Carbon Monoxide (CO) is a colourless, tasteless, odourless, non-irritating gas produced as a by-product during incomplete combustion of fuels due to there being insufficient oxygen present. Complete combustion occurs when sufficient oxygen is present and leads to the production of carbon dioxide. Most combustion processes (natural or man-made) produce some Carbon Monoxide. We review the harmful effects of Carbon Monoxide and legislation changes relating to Carbon Monoxide alarms which are due to come into force in October 2022.
How are we Exposed to Carbon Monoxide?
A good and often reported example is home boilers that are installed incorrectly and the use of BBQs and portable generators inside homes, caravans and tents. Inhaling smoke from a house fire may lead to Carbon Monoxide exposure.
Smokers can face a greater risk as cigarettes are the major source of Carbon Monoxide. The use of shisha or hooka pipes may also lead to exposure. Exposure to low levels of Carbon Monoxide can occur outdoors, as it is produced by vehicle exhausts and industrial processes. Very small amounts of Carbon Monoxide are also produced naturally in the human body, though this is not linked to health problems. (Source – https://www.gov.uk/government/publications/carbon-monoxide)
The Harmful Effects of Carbon Monoxide
Carbon Monoxide has earned itself the name “The Silent Killer”.
.Carbon Monoxide poisoning symptoms are similar to those of influenza, food poisoning, viral infections, fatigue or a hangover which makes it easy to mistake this very dangerous poisoning for something else.
There are six main symptoms of Carbon Monoxide poisoning:
- Loss of consciousness
There are also other signs that could indicate Carbon Monoxide poisoning, such as:
- Symptoms occur when you are at home but seem to disappear when you leave the building.
- Others in your household (including pets) are experiencing similar symptoms at a similar time.
It’s important to know the signs of a Carbon Monoxide leak in your home, because knowing the signs can ensure you aren’t exposed to dangerous levels of Carbon Monoxide for an extended period of time. Every second counts as once you have fallen asleep, you will continue to inhale the poison and the consequences could be fatal.
What to do if you Suspect Carbon Monoxide Poisoning
- Don’t delay, take immediate action – get fresh air immediately.
- Open doors and windows, turn off gas appliances and leave the house.
- See your doctor immediately or go to hospital. They can do a blood or breath test to check and can advise if you need treatment for Carbon Monoxide poisoning.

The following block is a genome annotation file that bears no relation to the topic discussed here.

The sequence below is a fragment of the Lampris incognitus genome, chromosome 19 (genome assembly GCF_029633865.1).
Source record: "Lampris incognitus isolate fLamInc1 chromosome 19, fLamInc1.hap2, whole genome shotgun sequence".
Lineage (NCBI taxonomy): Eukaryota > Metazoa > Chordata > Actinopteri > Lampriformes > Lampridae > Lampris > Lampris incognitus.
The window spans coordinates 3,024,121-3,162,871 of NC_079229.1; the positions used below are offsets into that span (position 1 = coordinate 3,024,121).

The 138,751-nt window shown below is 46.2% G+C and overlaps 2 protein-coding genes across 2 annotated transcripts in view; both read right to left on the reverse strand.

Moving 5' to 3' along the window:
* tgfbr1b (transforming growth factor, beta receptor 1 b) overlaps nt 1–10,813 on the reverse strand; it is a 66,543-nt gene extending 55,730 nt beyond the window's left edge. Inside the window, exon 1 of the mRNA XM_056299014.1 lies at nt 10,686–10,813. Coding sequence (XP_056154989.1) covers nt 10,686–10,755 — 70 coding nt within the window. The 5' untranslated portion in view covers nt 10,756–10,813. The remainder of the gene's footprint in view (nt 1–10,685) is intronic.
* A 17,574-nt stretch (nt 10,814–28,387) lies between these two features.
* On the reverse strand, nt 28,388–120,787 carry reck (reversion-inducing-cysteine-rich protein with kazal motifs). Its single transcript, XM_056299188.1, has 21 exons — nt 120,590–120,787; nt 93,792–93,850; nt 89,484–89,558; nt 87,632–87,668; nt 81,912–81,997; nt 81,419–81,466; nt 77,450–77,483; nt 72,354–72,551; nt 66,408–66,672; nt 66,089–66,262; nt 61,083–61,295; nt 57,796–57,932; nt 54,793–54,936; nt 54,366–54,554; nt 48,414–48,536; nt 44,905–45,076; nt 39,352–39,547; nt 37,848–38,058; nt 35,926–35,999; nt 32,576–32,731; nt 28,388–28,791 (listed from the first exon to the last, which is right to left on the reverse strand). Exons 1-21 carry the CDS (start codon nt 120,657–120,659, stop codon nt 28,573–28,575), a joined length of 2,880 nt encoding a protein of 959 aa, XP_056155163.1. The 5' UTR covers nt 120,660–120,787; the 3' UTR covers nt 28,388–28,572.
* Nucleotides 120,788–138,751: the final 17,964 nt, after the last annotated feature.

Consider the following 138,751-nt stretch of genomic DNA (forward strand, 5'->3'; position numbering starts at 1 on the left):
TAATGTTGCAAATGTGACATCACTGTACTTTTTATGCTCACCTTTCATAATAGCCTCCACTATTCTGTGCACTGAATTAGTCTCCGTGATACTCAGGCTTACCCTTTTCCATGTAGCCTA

- If you think there is an immediate danger, call the Gas Emergency Helpline on 0800 111999 (GB) or the relevant service for your area.
What is Changing?
From the 1 October 2022, The Smoke and Carbon Monoxide Alarm (Amendment) Regulations 2022 come into force. Currently, landlords must have one smoke alarm fitted per storey and a carbon monoxide alarm where there is a solid fuel appliance, such as an open fire.
For landlords, the main change is to the requirement regarding carbon monoxide alarms. Carbon Monoxide alarms will now be required where there is any fitted combustion appliance, other than a gas cooker. This means gas and oil fired boilers, which previously did not require a Carbon Monoxide alarm, will now be required to have one. As a result, a Carbon Monoxide alarm will be required unless a property has entirely electric heating. A Carbon Monoxide alarm can be battery operated and does not need to be wired in.
There is also a requirement in the regulations for landlords to replace or repair any non-working Carbon Monoxide alarm as “soon as reasonably practicable” (As soon as practicable means as soon as possible and practical taking into account all of the facts and circumstances in the individual case), if a tenant or their representative reports it as not working.
There will be very limited transitional provisions and all tenancies in place on 1 October 2022 must have a Carbon Monoxide detector and alarm fitted by that date. This will apply to tenancies that are already in place and landlords and agents will need to take urgent action to ensure that properties have alarms in place by that date. All social landlords will also need to comply with the changes to Carbon Monoxide alarm regulations, not just landlords in the private rental sector.
Enforcement of the regulations remains with the Local Authority who can serve a remedial notice and, if that notice is not complied with, issue a penalty of up to £5,000.